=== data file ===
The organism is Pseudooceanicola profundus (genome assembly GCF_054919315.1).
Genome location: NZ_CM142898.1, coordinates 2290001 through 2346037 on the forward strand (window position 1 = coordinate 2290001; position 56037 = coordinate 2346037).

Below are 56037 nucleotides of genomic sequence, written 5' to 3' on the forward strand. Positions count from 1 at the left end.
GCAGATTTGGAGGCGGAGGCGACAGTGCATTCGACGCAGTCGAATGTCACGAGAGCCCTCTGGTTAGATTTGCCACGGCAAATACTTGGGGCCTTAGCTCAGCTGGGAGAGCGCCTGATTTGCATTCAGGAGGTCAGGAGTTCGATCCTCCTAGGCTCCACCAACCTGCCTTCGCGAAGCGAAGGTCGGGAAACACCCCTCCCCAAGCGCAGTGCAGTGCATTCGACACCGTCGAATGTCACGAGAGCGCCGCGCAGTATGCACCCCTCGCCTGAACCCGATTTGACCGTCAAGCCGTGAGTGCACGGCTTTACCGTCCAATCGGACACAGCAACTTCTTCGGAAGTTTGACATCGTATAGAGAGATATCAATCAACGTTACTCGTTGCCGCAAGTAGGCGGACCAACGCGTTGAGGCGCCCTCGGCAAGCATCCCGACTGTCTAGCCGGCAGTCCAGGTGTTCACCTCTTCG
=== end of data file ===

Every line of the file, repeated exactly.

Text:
The organism is Pseudooceanicola profundus (genome assembly GCF_054919315.1).
Genome location: NZ_CM142898.1, coordinates 2290001 through 2346037 on the forward strand (window position 1 = coordinate 2290001; position 56037 = coordinate 2346037).

Below are 56037 nucleotides of genomic sequence, written 5' to 3' on the forward strand. Positions count from 1 at the left end.
GCAGATTTGGAGGCGGAGGCGACAGTGCATTCGACGCAGTCGAATGTCACGAGAGCCCTCTGGTTAGATTTGCCACGGCAAATACTTGGGGCCTTAGCTCAGCTGGGAGAGCGCCTGATTTGCATTCAGGAGGTCAGGAGTTCGATCCTCCTAGGCTCCACCAACCTGCCTTCGCGAAGCGAAGGTCGGGAAACACCCCTCCCCAAGCGCAGTGCAGTGCATTCGACACCGTCGAATGTCACGAGAGCGCCGCGCAGTATGCACCCCTCGCCTGAACCCGATTTGACCGTCAAGCCGTGAGTGCACGGCTTTACCGTCCAATCGGACACAGCAACTTCTTCGGAAGTTTGACATCGTATAGAGAGATATCAATCAACGTTACTCGTTGCCGCAAGTAGGCGGACCAACGCGTTGAGGCGCCCTCGGCAAGCATCCCGACTGTCTAGCCGGCAGTCCAGGTGTTCACCTCTTCG